Wednesday, April 26, 2006

American Job Slavery

A friend of my wife who lives here in Moline would love to change jobs but cannot because of the American system of private health insurance. She has on-going health problems that are covered by the health insurance plan of her employer but would be considered pre-existing conditions and would not be covered by any other health insurance plan she would join. So although she is not getting along with her new boss and has other job prospects she cannot pursue them. She cannot afford to pay for her on-going out-patient treatments out-of-pocket. She is stuck in her current job.
In countries with a single payer, national health insurance system like Canada, Britain, Germany and many other countries this is not a problem. The system covers all the citizens and changing jobs has no effect on coverage. These systems are also more cost-effective and efficient than the American system of health insurance since no resources are spent by the insurance company pursuing ways to avoid paying as is often done by American health insurance companies.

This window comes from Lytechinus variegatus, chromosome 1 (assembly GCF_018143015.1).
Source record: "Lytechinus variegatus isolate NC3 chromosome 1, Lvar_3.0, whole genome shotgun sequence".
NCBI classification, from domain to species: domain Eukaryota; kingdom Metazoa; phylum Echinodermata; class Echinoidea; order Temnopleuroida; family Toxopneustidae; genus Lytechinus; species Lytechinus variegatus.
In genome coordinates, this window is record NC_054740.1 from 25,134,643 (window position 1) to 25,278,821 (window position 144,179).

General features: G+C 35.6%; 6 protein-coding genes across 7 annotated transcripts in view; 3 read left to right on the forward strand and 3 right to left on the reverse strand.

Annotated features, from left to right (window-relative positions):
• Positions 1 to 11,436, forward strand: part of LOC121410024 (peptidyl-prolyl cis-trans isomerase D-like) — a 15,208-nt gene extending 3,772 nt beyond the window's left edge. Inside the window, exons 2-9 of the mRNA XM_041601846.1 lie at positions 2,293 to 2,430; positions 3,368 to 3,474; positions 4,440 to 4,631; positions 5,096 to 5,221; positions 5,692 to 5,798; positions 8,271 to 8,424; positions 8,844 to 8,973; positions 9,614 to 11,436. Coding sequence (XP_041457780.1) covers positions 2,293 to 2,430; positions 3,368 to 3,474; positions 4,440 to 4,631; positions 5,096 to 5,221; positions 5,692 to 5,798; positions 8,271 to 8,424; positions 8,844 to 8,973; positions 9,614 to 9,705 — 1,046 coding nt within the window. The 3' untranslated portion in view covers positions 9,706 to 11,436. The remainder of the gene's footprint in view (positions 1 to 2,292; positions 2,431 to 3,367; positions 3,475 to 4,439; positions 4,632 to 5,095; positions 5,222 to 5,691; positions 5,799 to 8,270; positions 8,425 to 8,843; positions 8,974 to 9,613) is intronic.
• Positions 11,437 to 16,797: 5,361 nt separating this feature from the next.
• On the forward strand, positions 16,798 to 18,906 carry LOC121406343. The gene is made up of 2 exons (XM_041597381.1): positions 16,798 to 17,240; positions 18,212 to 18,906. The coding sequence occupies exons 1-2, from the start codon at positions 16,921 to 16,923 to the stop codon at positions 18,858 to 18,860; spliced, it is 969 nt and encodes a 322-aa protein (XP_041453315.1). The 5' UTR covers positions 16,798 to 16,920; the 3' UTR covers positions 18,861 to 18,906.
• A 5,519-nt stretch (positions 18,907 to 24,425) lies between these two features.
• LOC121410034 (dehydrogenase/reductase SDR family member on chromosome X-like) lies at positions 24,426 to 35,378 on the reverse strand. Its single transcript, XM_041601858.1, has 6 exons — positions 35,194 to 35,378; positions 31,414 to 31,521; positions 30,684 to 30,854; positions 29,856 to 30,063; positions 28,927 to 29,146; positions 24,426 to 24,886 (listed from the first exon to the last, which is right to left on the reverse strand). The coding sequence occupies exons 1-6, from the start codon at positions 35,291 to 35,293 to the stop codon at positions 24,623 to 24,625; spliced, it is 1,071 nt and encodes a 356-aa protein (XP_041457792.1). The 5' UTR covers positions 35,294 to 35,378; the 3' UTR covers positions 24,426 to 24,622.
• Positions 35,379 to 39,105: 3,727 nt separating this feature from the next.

So who has more freedom, an American who cannot quit a job she does not like because of health insurance concerns or a Canadian who always has health insurance no matter what job decision she makes?


Porter McNeil said...

Dave, your topic is right on target. I have a 9-year-old son Jack, who has borderline asthmatic conditions only occasionally, has been repeatedly rejected for health insurance. His "pre-existing" condition causes all sorts of red flags at insurance companies, which in turn say no insuring Jack. Fortunately the state of Illinois has the CHIPS program which is meant to extend coverage to folks who have pre-existing conditions.

I don't know, but in a national as wealthy and powerful I would think we could do just a little bit better ensuring health insurance to every American.

Anonymous said...

You are the same people that want to raise the insurance premiums on kids who have accidents. WHat is the difference?